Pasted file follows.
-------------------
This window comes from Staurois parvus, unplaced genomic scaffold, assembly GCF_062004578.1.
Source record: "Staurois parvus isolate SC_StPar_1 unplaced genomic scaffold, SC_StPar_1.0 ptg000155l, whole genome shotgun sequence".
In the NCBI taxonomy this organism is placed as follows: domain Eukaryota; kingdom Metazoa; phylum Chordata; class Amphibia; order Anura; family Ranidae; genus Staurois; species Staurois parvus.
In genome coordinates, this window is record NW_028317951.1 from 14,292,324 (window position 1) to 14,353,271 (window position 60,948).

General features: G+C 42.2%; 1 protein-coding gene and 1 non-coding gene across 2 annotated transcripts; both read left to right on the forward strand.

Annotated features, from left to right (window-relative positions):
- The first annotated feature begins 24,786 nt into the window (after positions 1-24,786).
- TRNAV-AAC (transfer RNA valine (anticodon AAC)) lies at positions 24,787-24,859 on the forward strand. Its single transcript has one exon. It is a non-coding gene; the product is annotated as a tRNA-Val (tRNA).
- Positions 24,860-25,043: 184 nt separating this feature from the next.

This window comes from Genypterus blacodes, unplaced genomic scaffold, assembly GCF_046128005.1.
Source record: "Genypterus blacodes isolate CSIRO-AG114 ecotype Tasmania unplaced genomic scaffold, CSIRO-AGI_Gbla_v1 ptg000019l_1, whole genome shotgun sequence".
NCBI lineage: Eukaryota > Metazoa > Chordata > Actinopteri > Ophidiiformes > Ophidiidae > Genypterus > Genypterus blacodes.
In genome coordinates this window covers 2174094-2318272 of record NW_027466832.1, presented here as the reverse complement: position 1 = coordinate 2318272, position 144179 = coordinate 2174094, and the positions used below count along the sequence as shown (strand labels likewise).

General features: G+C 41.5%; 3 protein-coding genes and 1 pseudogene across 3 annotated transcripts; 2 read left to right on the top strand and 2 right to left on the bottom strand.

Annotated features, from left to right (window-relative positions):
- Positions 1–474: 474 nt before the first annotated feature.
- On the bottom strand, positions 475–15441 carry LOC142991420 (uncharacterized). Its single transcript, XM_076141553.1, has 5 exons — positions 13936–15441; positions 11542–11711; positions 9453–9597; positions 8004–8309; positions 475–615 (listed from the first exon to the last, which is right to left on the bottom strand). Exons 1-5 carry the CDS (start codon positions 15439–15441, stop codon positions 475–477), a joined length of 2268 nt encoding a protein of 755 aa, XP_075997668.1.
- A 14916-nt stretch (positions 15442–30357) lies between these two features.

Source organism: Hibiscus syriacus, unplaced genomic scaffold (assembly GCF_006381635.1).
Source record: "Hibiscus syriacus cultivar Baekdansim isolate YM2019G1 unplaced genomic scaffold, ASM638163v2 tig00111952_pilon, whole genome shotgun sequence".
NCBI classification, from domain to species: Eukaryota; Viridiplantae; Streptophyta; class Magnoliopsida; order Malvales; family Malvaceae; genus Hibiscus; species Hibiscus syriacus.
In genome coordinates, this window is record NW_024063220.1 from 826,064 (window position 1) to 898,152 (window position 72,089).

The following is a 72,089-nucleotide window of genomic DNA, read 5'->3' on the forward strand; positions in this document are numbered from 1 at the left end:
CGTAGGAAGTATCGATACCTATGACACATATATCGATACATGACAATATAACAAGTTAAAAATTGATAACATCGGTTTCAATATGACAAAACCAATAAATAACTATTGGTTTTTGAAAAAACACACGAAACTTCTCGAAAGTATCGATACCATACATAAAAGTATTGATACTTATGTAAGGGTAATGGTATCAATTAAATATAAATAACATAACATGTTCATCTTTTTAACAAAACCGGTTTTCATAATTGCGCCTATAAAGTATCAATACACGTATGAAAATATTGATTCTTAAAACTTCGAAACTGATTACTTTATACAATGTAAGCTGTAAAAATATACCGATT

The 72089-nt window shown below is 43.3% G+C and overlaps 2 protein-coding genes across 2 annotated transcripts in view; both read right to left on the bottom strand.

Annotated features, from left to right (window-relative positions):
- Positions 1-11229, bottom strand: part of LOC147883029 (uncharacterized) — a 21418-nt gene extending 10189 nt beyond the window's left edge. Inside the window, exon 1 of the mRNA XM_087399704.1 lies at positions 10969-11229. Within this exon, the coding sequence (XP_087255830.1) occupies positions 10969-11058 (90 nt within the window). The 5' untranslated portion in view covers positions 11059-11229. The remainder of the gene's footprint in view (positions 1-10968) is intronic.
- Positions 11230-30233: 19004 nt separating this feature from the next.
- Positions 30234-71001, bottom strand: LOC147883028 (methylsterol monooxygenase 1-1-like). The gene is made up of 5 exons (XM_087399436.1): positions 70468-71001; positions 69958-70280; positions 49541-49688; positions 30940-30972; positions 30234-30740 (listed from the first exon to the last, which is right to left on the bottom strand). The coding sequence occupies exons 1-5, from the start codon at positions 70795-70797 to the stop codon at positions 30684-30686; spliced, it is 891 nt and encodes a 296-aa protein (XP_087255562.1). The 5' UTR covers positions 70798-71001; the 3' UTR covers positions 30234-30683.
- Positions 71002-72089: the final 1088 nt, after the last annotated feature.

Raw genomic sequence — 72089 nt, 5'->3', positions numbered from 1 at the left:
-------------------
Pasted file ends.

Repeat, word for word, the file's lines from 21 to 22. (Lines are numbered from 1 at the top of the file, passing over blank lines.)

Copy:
NCBI classification, from domain to species: Eukaryota; Viridiplantae; Streptophyta; class Magnoliopsida; order Malvales; family Malvaceae; genus Hibiscus; species Hibiscus syriacus.
In genome coordinates, this window is record NW_024063220.1 from 826,064 (window position 1) to 898,152 (window position 72,089).